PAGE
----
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John Martin
John Martin

Godzilla II - King Of The Monsters Torrent ~UPD~

This is the second Godzilla film in the MonsterVerse series, a story about the crypto-zoological agency Monarch finding themselves facing titan monsters Rodan, Mothra, and King Ghidorah, and their ultimate solution is letting Godzilla battle them all to save mankind.The film is a little reminiscing to Toho Studio's classic 1964 movie, Ghidorah, the Three-Headed Monster, but this time featuring the monsters in the 21st century, with some neat special effects. You get to see each of the monsters' unyielding powers and characteristics, and them battling each other is nothing short of edge-of-your-seat monster excitement. However, the CGI on the creatures were too dark at times, making the monster battles hard to see. It is also difficult to see the creatures' faces and reactions - just a whole lot of head-spinning movements and swift actions.The human drama was average at best, and the good guys vs. bad guys subplot was a major distraction from the film, I thought. Much of the evil doers' actions were overkill, and our protagonists were too preachy, save for Ziyi Zhang's duo doctor roles, which is a great nod to Mothra's tiny twin priestesses in the classic films. I also liked that the filmmakers incorporated Mothra's Song in this movie.But, as with much of today's films, there is forced comedy to lighten up the mood, courtesy of Bradley Whitford's St. Stanton character. His humor was extremely annoying and distracting, very out-of-place for the movie.With all the hard-to-see monster action to the distracting human drama, there is too much in the film to digest and makes it hard to appreciate the main point, which are clearly the monsters. It leaves little room to sympathize with the human characters and leaves you craving for more of the monsters.Grade D+

Godzilla II - King Of The Monsters Torrent

Gareth Edwards' franchise-starting "Godzilla" was a huge international hit, but divided viewers because of its flat, action figure-like characterizations, its meticulous, almost "Jaws"-like unveiling of Godzilla and the two Massive Unidentified Terrestrial Objects (MUTOs) that he ended up fighting, and its relative dearth of actual Godzilla footage (about seven minutes). The movie also placed the big fella within the larger ecosystem of wolves and snakes and birds and such. It contained more nature footage than you expected to see in a city-stomping kaiju epic, to the point where you half-expected Terrence Malick shots of honey-tinted fields and perhaps a narration by Godzilla ("Fire ... water ... why do you wrestle inside me?"). There were fears (among those who loved the original) and hopes (among people who hated it) that future movies would offer less philosophizing and atmospheric indulgences and more footage of giant monsters beating the tar out of each other, and the Vietnam-era period piece "Kong: Skull Island" delivered plenty, pitting the now super-sized ape against a series of Lovecraftian giants that seemed to be half-insect, half-demon, and making sure that the story didn't go five minutes without a burst of violent spectacle.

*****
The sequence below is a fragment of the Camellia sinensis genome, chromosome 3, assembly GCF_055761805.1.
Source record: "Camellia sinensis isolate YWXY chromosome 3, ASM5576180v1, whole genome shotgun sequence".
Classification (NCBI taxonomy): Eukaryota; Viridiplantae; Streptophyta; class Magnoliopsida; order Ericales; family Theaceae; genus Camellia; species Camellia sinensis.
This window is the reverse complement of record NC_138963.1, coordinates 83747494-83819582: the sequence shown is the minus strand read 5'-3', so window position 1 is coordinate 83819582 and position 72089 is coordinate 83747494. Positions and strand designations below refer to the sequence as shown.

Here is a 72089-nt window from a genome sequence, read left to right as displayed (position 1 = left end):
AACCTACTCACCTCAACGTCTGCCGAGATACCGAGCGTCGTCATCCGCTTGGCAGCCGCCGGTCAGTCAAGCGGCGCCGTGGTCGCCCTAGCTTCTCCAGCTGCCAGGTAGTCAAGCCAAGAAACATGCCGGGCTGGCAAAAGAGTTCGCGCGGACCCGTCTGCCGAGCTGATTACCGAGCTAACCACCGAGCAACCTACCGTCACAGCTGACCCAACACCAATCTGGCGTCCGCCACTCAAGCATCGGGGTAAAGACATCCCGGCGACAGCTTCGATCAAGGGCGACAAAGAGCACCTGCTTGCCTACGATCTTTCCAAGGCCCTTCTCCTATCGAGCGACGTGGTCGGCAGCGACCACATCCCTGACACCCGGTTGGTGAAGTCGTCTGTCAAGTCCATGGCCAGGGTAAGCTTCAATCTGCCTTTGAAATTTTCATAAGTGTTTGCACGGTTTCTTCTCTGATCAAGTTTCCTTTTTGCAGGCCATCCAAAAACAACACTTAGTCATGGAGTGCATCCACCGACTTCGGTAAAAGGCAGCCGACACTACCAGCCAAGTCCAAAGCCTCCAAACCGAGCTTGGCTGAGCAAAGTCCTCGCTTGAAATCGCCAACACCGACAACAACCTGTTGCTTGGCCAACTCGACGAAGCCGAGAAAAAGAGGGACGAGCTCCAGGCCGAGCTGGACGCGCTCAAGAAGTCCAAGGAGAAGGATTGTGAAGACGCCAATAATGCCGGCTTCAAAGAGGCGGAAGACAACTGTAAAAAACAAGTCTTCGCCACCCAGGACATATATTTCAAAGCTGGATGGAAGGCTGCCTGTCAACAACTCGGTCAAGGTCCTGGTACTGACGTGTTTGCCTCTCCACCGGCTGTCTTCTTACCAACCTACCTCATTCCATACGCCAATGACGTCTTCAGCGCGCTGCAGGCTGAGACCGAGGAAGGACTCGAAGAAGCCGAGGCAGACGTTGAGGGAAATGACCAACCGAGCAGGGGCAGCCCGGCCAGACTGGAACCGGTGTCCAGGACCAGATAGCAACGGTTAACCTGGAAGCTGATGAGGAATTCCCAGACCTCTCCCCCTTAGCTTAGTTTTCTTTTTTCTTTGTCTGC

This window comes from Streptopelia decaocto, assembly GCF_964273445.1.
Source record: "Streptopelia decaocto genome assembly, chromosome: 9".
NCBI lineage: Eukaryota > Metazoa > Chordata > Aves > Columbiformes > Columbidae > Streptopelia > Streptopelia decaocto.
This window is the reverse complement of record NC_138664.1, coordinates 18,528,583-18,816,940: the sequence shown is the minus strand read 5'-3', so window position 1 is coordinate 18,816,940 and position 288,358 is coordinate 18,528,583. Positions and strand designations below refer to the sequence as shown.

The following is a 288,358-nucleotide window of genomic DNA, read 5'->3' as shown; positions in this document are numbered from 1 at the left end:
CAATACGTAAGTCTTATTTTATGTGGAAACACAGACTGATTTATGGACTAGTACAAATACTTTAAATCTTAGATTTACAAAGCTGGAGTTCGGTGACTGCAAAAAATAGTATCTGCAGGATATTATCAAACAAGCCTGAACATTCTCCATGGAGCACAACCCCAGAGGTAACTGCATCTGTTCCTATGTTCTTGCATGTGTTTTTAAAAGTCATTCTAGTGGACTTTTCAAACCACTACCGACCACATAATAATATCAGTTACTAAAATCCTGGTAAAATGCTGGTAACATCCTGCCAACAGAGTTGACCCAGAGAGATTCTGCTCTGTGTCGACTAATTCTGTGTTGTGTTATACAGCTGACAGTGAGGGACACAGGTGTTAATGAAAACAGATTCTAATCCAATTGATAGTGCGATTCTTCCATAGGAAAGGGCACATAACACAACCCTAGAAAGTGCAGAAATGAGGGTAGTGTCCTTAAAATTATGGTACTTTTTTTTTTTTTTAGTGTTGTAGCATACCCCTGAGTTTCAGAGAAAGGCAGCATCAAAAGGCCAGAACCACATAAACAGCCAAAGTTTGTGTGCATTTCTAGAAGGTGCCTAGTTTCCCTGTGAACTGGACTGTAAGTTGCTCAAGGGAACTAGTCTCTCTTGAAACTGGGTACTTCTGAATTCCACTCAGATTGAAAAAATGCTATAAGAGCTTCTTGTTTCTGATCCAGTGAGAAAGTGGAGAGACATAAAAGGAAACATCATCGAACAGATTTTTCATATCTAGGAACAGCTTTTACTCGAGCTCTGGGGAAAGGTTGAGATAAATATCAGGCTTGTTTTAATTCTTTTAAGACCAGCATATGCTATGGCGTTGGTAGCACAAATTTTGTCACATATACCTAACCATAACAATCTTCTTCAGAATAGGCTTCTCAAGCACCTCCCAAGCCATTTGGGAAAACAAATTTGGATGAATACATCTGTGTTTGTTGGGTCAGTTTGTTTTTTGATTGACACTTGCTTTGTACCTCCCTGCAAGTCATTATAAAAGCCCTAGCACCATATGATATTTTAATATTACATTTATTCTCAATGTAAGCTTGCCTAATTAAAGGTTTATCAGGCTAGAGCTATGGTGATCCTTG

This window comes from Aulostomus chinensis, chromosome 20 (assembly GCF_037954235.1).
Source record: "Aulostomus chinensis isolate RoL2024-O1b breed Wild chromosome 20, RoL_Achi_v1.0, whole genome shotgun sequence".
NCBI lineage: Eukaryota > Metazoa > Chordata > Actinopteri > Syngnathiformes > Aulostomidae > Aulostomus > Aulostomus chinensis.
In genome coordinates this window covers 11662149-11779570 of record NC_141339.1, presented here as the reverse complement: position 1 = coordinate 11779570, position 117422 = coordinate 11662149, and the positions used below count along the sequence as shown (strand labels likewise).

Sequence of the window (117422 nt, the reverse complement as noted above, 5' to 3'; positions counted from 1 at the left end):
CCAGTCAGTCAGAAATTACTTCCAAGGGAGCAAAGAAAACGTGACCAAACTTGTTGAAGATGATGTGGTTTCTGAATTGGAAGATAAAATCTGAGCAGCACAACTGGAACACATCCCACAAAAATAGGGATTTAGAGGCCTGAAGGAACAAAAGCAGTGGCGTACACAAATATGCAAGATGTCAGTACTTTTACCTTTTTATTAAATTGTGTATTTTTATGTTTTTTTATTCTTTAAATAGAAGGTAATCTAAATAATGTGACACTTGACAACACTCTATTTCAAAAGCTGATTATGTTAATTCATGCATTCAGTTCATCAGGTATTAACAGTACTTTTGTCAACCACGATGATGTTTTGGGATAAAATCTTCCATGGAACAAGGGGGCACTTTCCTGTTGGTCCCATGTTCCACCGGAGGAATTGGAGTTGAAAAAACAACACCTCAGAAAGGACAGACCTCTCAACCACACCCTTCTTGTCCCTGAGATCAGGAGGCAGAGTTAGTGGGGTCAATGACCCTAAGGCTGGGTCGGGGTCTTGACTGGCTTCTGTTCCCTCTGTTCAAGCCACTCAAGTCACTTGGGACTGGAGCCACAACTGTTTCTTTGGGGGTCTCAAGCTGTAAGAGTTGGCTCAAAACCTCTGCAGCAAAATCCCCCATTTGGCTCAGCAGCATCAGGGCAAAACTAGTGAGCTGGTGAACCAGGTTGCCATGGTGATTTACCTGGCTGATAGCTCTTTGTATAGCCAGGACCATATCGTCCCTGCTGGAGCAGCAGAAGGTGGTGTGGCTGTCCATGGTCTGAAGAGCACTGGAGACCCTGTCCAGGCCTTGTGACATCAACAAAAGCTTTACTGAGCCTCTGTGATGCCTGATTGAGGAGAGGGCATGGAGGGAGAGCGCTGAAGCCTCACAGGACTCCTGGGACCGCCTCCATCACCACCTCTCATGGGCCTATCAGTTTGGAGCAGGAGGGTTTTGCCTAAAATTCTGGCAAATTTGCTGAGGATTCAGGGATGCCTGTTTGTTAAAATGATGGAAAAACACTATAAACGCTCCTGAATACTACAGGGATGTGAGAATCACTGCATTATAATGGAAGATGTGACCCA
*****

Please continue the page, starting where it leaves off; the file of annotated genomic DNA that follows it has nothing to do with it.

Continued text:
For all its crash-and-bash action, this is a real science fiction movie that goes to the trouble of not merely creating a world, but thinking about the implications of its images and predicaments. It cares what the people in it must feel and think about their situation, and how it might weigh on them even when they aren't talking about it. It's also suffused with a spiritual/theological awareness, and takes it as seriously as recent DC films took their comparisons of caped wonders to figures from the Old Testament and ancient mythology. A friend who saw this movie with another friend told me that afterward, they debated which of the monsters most resembled Jesus, and realized they could make an equally convincing case for several of them.

The constant need to summarize and annotate every significant moment grows wearisome (it's like being stuck watching a game with sportscasters who don't know when to shut up), but at the level of image, sound and music, "Godzilla: King of the Monsters" is a frequently brilliant film that earnestly grapples with the material it presents, and a religious picture about faith and spirituality, sin and redemption, where monsters die for our mistakes so that humankind won't have to. It deploys state-of-the-art moviemaking tools to try to return audiences to a stage of childlike terror and delight. Arthur C. Clarke observed that any sufficiently advanced technology is indistinguishable from magic. This movie is magic.


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